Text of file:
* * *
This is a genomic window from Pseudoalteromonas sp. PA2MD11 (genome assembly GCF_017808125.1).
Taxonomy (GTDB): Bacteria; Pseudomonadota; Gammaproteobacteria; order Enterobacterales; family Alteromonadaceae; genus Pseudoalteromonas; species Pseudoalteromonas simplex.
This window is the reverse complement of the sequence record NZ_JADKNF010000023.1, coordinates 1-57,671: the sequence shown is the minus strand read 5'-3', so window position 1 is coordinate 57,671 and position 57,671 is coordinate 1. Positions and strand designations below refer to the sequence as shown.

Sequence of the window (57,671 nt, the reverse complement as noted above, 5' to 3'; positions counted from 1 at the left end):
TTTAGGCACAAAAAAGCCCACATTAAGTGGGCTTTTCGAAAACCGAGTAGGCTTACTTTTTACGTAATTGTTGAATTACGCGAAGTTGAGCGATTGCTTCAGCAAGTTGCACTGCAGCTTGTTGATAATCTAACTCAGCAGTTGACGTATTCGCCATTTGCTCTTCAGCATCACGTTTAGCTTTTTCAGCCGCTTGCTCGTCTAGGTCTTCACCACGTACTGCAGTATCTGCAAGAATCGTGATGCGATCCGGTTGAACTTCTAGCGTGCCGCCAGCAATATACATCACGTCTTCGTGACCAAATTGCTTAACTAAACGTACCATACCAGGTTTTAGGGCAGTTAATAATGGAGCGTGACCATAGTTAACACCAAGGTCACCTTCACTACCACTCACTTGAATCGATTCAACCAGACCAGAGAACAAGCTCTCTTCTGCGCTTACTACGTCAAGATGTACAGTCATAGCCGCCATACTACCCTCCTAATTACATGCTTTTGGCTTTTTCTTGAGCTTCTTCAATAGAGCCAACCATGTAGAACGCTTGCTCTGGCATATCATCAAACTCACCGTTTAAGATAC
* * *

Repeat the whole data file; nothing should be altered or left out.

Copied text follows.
This is a genomic window from Pseudoalteromonas sp. PA2MD11 (genome assembly GCF_017808125.1).
Taxonomy (GTDB): Bacteria; Pseudomonadota; Gammaproteobacteria; order Enterobacterales; family Alteromonadaceae; genus Pseudoalteromonas; species Pseudoalteromonas simplex.
This window is the reverse complement of the sequence record NZ_JADKNF010000023.1, coordinates 1-57,671: the sequence shown is the minus strand read 5'-3', so window position 1 is coordinate 57,671 and position 57,671 is coordinate 1. Positions and strand designations below refer to the sequence as shown.

Sequence of the window (57,671 nt, the reverse complement as noted above, 5' to 3'; positions counted from 1 at the left end):
TTTAGGCACAAAAAAGCCCACATTAAGTGGGCTTTTCGAAAACCGAGTAGGCTTACTTTTTACGTAATTGTTGAATTACGCGAAGTTGAGCGATTGCTTCAGCAAGTTGCACTGCAGCTTGTTGATAATCTAACTCAGCAGTTGACGTATTCGCCATTTGCTCTTCAGCATCACGTTTAGCTTTTTCAGCCGCTTGCTCGTCTAGGTCTTCACCACGTACTGCAGTATCTGCAAGAATCGTGATGCGATCCGGTTGAACTTCTAGCGTGCCGCCAGCAATATACATCACGTCTTCGTGACCAAATTGCTTAACTAAACGTACCATACCAGGTTTTAGGGCAGTTAATAATGGAGCGTGACCATAGTTAACACCAAGGTCACCTTCACTACCACTCACTTGAATCGATTCAACCAGACCAGAGAACAAGCTCTCTTCTGCGCTTACTACGTCAAGATGTACAGTCATAGCCGCCATACTACCCTCCTAATTACATGCTTTTGGCTTTTTCTTGAGCTTCTTCAATAGAGCCAACCATGTAGAACGCTTGCTCTGGCATATCATCAAACTCACCGTTTAAGATAC